“The NAACP’s resolution is not inspired by ideological opposition to charter schools but by our historical support of public schools – as well as today’s data and the present experience of NAACP branches in nearly every school district in the nation,” said Cornell William Brooks, President and CEO of the NAACP. “Our NAACP members, who as citizen advocates, not professional lobbyists, are those who attend school board meetings, engage with state legislatures and support both parents and teachers.”

“The vote taken by the NAACP is a declaratory statement by this Association that the proliferation of charter schools should be halted as we address the concerns raised in our resolution,” said Chairman Brock.

New Ohio Charter School Sponsor Ratings Cause Crisis

ODE finally released their charter school sponsor ratings, after the initial effort to do so was marred by ODE insiders getting caught fixing the result.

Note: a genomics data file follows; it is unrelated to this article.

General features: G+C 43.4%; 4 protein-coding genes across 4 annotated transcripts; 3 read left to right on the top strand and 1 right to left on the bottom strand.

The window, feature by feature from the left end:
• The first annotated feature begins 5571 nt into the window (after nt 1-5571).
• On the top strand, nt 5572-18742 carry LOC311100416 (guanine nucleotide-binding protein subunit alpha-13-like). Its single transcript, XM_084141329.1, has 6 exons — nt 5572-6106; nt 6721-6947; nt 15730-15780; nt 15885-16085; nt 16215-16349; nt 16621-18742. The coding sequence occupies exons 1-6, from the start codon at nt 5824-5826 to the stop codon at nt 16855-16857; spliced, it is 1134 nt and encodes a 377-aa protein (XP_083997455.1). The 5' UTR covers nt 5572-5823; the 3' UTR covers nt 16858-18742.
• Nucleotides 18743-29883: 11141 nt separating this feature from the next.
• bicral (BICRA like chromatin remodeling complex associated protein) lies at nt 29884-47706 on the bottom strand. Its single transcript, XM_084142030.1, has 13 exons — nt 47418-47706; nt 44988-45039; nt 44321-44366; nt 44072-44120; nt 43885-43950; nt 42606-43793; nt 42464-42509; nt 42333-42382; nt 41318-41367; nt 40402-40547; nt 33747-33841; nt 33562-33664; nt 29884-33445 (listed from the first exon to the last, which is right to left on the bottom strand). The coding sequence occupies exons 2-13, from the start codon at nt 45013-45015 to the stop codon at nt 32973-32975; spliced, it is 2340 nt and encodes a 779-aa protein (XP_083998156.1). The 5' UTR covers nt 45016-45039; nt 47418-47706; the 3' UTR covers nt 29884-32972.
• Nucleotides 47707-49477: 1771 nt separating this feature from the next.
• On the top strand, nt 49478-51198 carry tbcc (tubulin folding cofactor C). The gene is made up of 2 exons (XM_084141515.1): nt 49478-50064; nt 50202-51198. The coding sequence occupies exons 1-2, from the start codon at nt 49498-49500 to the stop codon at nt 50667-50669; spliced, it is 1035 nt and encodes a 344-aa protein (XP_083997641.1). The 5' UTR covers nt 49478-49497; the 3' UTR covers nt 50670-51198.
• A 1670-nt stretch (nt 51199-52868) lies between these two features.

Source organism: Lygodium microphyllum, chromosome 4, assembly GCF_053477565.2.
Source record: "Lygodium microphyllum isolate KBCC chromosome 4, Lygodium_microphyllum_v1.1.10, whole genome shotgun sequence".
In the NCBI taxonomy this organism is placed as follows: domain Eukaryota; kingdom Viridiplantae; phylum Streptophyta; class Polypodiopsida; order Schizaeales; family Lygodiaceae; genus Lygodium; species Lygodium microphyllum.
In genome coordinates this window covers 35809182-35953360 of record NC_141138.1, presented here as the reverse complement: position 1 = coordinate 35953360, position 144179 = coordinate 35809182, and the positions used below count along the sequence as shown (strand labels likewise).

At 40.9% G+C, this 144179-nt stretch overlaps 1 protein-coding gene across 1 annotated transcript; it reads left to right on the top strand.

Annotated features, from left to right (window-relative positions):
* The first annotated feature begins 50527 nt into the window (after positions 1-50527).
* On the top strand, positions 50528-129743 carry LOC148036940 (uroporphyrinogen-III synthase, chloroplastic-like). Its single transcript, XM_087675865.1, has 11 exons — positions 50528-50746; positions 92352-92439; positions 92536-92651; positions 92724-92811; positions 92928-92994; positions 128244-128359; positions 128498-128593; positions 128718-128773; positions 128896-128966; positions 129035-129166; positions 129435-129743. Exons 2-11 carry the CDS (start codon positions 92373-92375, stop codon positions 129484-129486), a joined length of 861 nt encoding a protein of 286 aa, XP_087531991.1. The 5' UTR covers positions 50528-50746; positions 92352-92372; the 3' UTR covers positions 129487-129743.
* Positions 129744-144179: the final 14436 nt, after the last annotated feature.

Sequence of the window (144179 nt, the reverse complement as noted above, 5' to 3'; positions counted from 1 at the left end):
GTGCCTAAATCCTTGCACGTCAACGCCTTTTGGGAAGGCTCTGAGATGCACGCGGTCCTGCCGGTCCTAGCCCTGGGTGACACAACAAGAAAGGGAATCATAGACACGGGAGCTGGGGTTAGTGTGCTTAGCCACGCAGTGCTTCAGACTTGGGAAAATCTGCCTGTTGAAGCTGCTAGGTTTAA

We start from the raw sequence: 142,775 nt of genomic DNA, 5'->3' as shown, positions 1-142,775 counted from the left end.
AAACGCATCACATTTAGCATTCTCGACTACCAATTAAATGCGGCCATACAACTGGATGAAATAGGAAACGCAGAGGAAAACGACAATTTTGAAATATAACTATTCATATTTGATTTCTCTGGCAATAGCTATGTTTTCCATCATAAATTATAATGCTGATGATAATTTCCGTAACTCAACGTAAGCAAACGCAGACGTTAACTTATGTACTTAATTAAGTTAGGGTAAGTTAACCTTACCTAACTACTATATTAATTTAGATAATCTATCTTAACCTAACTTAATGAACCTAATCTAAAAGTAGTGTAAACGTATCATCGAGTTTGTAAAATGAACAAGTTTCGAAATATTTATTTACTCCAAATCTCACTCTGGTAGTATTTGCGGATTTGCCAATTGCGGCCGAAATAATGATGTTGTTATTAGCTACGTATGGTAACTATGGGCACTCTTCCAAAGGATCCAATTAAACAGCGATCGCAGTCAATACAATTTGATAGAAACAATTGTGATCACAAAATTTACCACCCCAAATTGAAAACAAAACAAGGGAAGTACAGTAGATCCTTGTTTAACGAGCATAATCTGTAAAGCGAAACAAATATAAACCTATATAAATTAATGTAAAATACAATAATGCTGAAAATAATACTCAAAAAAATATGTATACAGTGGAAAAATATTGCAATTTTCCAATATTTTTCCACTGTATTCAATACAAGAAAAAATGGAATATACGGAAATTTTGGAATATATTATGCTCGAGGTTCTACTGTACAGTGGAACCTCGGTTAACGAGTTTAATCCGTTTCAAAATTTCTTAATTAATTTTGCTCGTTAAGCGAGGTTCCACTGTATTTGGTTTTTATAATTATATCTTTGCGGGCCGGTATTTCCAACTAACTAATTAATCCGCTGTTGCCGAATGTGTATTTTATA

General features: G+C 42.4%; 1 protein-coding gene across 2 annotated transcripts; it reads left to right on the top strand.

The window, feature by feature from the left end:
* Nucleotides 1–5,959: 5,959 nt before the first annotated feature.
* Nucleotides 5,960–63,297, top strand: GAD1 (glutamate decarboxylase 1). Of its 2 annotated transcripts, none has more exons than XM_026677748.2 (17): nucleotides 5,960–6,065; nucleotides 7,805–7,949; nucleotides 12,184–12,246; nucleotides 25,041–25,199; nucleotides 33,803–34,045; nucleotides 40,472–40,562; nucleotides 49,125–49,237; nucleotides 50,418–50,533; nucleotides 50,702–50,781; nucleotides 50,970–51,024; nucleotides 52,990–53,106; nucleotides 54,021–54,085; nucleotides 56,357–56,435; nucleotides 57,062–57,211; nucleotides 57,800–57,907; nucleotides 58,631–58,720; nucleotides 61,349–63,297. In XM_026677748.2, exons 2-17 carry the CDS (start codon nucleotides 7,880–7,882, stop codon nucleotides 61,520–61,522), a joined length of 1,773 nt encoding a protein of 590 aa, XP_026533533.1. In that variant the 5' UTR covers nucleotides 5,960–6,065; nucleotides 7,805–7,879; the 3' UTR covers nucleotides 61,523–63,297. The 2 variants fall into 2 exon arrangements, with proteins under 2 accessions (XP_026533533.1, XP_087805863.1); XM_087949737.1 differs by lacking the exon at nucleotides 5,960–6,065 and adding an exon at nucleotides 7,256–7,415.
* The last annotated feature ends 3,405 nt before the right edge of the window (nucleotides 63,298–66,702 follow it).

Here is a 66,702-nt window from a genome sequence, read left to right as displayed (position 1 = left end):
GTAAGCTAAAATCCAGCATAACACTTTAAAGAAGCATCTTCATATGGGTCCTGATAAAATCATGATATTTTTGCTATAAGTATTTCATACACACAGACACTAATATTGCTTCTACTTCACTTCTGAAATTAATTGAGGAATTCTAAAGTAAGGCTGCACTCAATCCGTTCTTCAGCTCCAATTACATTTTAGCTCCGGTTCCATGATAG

Sponsors are graded using 3 framework components

  • Alignment of academic performance to Ohio’s report card;
  • Compliance with laws and administrative rules; and
  • Adherence to quality sponsor practice measures

Each of these components receive an equal weighting, which result in one of four possible grades: exemplary, effective, ineffective and poor, in descending order of performance - though we're not sure what sounds worse, being ineffective or poor.

Sponsors rated as poor can no longer sponsor schools, while those rated ineffective will not be allowed to sponsor new schools, and will also close if they do not improve over the coming 3 years

Not a single sponsor managed to grade out as exemplary. Here's the breakdown

Ohio Charter School Sponsor Ratings 2015-16

One third of Ohio's charter school sponsors, if they fail on appeal, will close, with another 60% not allowed to sponsor any new schools. That alone should be cause for massive concern, but the crisis only deepens upon further inspection.

Those charters currently being operated under the guidance of these 21 poor sponsors will not close, instead their sponsorship will transfer to ODE. 

ODE itself is already a sponsor. ODE's own grade is ineffective, with the academic performance of the schools they sponsor receiving an F.